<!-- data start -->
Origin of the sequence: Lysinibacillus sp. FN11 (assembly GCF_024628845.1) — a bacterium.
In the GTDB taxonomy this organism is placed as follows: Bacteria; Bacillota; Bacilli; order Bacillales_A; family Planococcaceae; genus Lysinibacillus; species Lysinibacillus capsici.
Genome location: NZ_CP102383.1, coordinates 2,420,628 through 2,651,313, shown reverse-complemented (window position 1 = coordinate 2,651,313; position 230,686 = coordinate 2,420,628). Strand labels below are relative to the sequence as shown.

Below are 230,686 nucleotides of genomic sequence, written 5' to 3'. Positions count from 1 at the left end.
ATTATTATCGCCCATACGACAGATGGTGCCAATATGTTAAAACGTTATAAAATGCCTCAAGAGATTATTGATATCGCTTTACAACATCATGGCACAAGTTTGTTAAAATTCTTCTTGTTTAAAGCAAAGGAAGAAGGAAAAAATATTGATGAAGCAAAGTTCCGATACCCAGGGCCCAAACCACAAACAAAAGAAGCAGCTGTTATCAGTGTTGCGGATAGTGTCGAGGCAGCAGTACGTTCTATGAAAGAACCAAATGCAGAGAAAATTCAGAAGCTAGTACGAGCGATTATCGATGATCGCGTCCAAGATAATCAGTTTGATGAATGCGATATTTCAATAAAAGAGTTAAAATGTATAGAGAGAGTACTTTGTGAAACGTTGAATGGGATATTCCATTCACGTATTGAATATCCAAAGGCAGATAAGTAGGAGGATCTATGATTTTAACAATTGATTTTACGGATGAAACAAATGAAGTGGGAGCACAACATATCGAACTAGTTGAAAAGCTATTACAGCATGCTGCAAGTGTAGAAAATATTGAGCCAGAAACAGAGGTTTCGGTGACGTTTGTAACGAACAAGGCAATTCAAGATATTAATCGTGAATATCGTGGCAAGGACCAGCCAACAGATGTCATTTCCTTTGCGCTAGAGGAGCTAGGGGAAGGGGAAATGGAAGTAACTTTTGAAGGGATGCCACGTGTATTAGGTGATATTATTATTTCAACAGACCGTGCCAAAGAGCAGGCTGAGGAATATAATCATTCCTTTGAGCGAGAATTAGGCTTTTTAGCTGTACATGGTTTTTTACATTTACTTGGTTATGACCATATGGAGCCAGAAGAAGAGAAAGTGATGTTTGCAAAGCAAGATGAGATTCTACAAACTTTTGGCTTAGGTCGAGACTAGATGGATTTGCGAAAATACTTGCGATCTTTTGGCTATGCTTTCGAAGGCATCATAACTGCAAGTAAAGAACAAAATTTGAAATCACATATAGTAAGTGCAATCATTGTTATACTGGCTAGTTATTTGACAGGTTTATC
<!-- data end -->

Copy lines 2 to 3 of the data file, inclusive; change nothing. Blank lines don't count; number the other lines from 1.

In the GTDB taxonomy this organism is placed as follows: Bacteria; Bacillota; Bacilli; order Bacillales_A; family Planococcaceae; genus Lysinibacillus; species Lysinibacillus capsici.
Genome location: NZ_CP102383.1, coordinates 2,420,628 through 2,651,313, shown reverse-complemented (window position 1 = coordinate 2,651,313; position 230,686 = coordinate 2,420,628). Strand labels below are relative to the sequence as shown.